One of the ways healthcare lawyers recommend physicians and medical practices consider – to help show compliance with self-referral laws is to use a Medical Service Organization (MSO). We’ve written about the advantages of an MSO previously:

“Managed Service Organizations (MSOs) are designed to help physicians and other health providers with the non-clinical, administrative part of their medical practice—and to grow the business side of healthcare.”

“Often, MSOs supply the business side of the medical or healthcare practice with human resources, payroll and benefits, compliance, and other non-medical matters. While MSOs mainly provide services for physicians, MSOs can help hospitals and other medical ventures. MSOs can be owned by different entities including hospitals, physician groups, investors, and others.”

MSOs give the physician/medical practice a way for the practice to focus on practicing medicine.

For an MSO arrangement to meet the financial relationship and self-referral definitions, it is crucial to create the MSO so that the MSO meets one of the listed exceptions. These exceptions include:

  • Personal Service Arrangements.
  • The Fair Market Value Exception.
  • Rental of Office Space and Equipment.
  • Payments by a Physician for Items and Services

The common threads to these safe harbors are:

  • “The MSO relationship should be in writing.
  • The relationship term should be a year or more.
  • The total amount of payments including for the office space, equipment, and services, should be established in advance.
  • If the relationship contract doesn’t anticipate “full-time services,” the agreement must properly address the part-time arrangement.
  • The payments should be based on the fair market value of the space, equipment, or services and can’t change based on the value or volume of “Medicare or state health care program-covered referrals or business generated between the parties.””


Managed Services Organizations help physicians focus on practicing medicine by freeing doctors from many administrative tasks. Failure to consult with an MSO healthcare lawyer can cause civil and […]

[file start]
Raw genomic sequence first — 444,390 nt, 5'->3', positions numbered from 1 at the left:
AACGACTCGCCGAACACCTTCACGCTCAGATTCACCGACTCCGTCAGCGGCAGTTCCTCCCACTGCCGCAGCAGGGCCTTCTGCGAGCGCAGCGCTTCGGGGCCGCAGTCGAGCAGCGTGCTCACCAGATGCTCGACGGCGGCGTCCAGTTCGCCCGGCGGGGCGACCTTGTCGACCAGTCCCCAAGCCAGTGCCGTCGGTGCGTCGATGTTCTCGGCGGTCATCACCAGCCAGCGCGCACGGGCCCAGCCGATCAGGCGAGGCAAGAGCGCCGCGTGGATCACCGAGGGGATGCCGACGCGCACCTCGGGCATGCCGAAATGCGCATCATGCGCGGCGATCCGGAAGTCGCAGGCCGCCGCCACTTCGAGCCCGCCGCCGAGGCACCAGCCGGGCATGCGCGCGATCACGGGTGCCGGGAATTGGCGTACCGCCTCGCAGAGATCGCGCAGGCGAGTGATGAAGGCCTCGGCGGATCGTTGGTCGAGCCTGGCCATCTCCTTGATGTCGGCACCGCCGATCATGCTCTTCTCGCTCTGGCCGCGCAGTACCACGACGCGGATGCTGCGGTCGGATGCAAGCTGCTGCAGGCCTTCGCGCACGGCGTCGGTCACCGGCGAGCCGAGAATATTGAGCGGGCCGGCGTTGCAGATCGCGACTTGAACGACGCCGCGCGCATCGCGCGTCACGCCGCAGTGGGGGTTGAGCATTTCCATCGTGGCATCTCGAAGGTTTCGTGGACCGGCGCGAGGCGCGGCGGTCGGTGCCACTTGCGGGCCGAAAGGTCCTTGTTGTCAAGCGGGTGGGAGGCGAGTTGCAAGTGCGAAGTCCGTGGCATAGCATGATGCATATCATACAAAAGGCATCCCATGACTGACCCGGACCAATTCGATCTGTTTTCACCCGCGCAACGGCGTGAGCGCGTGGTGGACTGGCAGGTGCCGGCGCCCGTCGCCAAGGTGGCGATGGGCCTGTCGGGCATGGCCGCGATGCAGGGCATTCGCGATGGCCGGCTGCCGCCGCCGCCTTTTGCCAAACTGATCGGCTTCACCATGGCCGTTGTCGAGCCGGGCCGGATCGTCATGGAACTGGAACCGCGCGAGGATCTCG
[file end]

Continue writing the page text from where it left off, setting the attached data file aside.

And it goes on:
How the new Stark changes (CMS) and AKS changes (OIG) affect MSOs.

Physicians and medical practices should speak with an experienced health care lawyer now regarding the new laws. The laws may affect your compliance requirements. For example, as discussed above, the definitions of a group practice and fair market value have changed. The methods of payment have changed. Some of these changes may directly impact how the MSO operates and the relationship between the physician/practice and the MSO.

The new Stark and AKS regulations from CMS and the OIG are now effective. Healthcare providers need to understand how these new changes affect the referrals they make and receive. The new laws provide new definitions and change some of the Stark law exceptions and AKS safe harbors. An experienced healthcare lawyer can explain how using and MSO can help meet these updated exceptions and safe harbors.

Physicians, medical practices, ancillary companies, and MSOs should contact Cohen Healthcare Law Group, PC to discuss Stark Law, AKS, and other laws that affect any type of referrals. Our experienced healthcare attorneys help health providers and businesses understand how a manage service organization can help show Stark and AKS compliance.